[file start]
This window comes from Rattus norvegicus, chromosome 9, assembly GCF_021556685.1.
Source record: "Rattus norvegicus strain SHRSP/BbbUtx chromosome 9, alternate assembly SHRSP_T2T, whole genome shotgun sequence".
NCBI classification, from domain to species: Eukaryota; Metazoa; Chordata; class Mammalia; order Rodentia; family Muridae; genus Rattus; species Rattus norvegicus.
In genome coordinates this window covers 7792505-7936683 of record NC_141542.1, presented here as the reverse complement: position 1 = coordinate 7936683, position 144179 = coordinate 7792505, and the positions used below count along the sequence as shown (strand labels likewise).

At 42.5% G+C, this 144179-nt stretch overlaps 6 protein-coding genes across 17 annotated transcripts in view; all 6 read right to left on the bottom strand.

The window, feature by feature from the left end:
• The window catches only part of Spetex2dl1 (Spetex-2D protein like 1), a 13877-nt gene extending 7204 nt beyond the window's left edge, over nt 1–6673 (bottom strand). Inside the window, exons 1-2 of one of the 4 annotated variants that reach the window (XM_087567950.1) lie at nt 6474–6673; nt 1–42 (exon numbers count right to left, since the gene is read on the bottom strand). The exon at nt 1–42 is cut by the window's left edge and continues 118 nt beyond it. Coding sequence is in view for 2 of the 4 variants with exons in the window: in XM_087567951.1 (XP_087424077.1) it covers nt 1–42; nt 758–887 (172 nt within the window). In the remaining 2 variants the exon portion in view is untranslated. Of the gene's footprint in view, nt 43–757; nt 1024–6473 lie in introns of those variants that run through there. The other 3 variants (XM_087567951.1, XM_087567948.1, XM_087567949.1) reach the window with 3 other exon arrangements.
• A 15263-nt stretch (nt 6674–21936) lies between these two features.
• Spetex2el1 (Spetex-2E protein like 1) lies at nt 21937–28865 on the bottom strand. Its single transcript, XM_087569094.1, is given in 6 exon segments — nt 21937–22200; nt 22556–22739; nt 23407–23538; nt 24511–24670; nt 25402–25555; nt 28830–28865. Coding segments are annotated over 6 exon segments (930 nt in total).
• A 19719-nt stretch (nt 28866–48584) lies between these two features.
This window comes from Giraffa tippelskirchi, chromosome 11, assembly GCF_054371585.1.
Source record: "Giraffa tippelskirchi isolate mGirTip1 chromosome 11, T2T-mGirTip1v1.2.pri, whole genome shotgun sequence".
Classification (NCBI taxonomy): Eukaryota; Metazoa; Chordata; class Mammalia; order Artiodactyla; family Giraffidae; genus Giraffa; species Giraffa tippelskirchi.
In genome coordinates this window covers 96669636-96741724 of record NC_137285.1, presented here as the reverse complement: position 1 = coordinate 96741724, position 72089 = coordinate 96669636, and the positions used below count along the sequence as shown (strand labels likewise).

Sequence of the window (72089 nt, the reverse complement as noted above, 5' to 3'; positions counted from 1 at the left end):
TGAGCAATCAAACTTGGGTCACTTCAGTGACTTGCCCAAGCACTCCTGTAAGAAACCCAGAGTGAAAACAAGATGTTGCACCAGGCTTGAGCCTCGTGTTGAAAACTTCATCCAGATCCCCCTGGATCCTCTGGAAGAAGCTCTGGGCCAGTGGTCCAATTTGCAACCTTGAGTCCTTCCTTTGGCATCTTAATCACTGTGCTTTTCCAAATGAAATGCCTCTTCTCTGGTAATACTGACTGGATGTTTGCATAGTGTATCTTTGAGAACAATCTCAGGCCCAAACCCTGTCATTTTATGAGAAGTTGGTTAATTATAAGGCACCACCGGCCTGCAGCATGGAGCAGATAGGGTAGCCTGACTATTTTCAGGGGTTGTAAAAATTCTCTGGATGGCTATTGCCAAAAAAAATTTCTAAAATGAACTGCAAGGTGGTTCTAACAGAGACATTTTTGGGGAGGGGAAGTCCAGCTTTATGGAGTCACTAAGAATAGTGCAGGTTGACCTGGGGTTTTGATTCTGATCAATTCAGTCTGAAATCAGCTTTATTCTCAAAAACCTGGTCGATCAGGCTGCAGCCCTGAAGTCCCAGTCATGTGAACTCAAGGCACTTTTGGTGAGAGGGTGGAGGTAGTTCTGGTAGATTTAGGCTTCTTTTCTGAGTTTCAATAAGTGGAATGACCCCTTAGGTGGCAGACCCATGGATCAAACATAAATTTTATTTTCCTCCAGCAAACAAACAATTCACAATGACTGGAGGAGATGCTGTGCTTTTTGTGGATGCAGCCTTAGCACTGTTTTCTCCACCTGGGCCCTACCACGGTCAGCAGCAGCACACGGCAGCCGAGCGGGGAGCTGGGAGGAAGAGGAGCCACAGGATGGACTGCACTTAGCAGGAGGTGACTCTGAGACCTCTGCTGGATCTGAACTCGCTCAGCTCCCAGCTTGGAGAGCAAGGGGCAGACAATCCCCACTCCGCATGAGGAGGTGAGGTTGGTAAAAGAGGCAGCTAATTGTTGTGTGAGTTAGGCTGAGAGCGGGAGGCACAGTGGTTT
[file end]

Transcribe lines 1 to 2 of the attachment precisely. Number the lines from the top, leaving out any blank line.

This window comes from Rattus norvegicus, chromosome 9, assembly GCF_021556685.1.
Source record: "Rattus norvegicus strain SHRSP/BbbUtx chromosome 9, alternate assembly SHRSP_T2T, whole genome shotgun sequence".